The Securities and Exchange Commission on July 16 charged the former CEO of Energy XXI with hiding more than $10 million in personal loans that he obtained from company vendors and a candidate for Energy XXI’s board. At the time of the alleged misconduct, Energy XXI was NASDAQ-listed and one of the largest oil and gas producers on the Gulf of Mexico shelf.

According to the SEC’s complaint, CEO John Schiller maintained an extravagant lifestyle by using a highly leveraged margin account secured by his Energy XXI stock. The complaint alleges that in 2014, when faced with significant margin calls, Schiller extracted more than $7.5 million in undisclosed personal loans from company vendors in exchange for business contracts with Energy XXI.

Schiller is also alleged to have obtained a $3 million loan from Norman Louie, a portfolio manager at Energy XXI’s largest shareholder Mount Kellett Capital Management. Louie was appointed to Energy XXI’s board just weeks later. The SEC alleges that Schiller did not disclose the vendor loans or the Louie loan to Energy XXI.

“Executives of public companies have a duty to act in the best interests of investors,” said Anita Bandy, an assistant director in the SEC’s Division of Enforcement. “Secret backroom deals for the benefit of corporate insiders violate those duties and deprive investors of important information.”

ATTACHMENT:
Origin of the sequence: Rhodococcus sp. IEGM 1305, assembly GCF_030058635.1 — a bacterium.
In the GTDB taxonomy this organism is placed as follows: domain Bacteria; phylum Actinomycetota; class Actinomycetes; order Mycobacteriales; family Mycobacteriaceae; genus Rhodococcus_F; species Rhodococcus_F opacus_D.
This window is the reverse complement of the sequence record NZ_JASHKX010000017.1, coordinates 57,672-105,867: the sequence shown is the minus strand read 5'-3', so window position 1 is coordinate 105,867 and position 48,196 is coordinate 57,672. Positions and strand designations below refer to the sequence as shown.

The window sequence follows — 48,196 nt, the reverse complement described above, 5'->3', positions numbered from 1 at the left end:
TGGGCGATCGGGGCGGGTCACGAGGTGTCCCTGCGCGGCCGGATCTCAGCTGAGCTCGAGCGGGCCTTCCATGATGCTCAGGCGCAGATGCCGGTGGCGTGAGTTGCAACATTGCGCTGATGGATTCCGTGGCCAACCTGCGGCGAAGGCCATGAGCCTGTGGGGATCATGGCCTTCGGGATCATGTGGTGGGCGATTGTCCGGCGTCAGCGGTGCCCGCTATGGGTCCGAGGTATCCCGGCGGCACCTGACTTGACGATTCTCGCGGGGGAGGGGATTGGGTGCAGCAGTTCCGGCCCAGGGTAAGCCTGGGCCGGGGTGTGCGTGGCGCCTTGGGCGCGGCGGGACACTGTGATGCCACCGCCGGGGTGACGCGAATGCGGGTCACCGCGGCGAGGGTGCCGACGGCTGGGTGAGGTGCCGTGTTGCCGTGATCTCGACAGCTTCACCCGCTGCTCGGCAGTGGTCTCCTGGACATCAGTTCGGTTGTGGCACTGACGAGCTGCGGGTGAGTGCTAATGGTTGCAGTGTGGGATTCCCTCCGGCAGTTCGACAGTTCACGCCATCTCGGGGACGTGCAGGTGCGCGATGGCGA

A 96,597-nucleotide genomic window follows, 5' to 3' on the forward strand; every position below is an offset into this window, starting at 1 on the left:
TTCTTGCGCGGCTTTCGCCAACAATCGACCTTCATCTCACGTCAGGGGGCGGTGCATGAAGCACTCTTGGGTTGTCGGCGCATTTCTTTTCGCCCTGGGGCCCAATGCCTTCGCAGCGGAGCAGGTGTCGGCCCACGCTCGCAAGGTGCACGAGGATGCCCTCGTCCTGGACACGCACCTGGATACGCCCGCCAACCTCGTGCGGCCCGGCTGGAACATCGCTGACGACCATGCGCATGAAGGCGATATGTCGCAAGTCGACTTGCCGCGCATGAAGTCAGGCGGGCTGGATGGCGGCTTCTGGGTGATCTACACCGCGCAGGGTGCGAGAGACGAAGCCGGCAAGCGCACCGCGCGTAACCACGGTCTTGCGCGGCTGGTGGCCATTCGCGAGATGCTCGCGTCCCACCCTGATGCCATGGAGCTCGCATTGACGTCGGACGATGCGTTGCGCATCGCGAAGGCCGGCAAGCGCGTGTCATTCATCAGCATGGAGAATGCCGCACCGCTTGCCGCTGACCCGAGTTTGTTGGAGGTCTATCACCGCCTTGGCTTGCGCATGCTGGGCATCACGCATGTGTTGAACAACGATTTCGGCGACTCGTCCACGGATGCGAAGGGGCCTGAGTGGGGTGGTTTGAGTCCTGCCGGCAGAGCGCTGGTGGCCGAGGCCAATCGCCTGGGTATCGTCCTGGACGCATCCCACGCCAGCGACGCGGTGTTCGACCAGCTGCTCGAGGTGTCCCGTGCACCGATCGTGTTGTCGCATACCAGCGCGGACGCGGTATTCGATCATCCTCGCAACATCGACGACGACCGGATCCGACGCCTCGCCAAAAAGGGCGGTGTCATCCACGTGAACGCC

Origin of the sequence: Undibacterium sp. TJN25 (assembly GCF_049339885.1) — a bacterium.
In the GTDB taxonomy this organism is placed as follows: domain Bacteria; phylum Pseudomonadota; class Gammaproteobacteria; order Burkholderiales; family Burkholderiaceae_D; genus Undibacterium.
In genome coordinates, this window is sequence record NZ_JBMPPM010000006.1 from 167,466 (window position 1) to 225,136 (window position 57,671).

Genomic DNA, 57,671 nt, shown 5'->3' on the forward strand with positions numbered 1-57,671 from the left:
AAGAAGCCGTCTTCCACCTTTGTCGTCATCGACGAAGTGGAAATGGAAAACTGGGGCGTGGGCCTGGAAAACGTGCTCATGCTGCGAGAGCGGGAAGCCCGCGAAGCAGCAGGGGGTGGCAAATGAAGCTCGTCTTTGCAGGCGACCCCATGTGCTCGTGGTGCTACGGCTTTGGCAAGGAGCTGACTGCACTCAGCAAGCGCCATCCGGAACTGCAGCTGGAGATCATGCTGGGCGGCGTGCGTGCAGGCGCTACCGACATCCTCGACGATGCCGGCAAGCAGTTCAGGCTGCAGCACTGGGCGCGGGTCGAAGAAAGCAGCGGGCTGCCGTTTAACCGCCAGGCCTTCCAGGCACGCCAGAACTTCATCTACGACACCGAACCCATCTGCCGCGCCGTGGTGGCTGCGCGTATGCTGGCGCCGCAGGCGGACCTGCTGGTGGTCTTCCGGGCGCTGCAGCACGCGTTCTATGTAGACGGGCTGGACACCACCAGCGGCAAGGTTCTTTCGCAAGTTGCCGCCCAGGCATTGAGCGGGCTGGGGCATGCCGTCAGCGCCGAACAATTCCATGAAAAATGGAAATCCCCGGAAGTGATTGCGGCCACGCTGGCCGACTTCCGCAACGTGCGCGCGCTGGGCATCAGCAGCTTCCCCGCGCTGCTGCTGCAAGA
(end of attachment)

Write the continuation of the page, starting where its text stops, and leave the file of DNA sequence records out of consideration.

The complaint also alleges Schiller received undisclosed compensation and perks in the form of lavish social events, first-class travel, a shopping spree, donations to Schiller-preferred charities, legal expenses for personal matters, and an office bar stocked with high-end liquor and cigars. As a result, Energy XXI failed to report at least $1 million in excess compensation in its executive compensation disclosures over a five-year period.

Schiller consented, without admitting or denying the SEC’s charges, to a permanent injunction that enjoins him from violating anti-fraud and reporting provisions of the federal securities laws, imposes a $180,000 penalty, and bars him from serving as an officer or director of a public company for five years.

The SEC also charged Louie for his role in hiding his loan to Schiller, and Mount Kellett is charged with failing to disclose its activist plan to place Louie on Energy XXI’s board.  Louie and Mount Kellett consented, without admitting or denying the findings, to an SEC order that they cease and desist from committing or causing any violations or any future violations of certain reporting and disclosure provisions of the federal securities laws.  Louie must pay a $100,000 penalty, and Mount Kellett, which is an SEC-registered investment adviser, must pay a $160,000 penalty. The SEC’s investigation is continuing.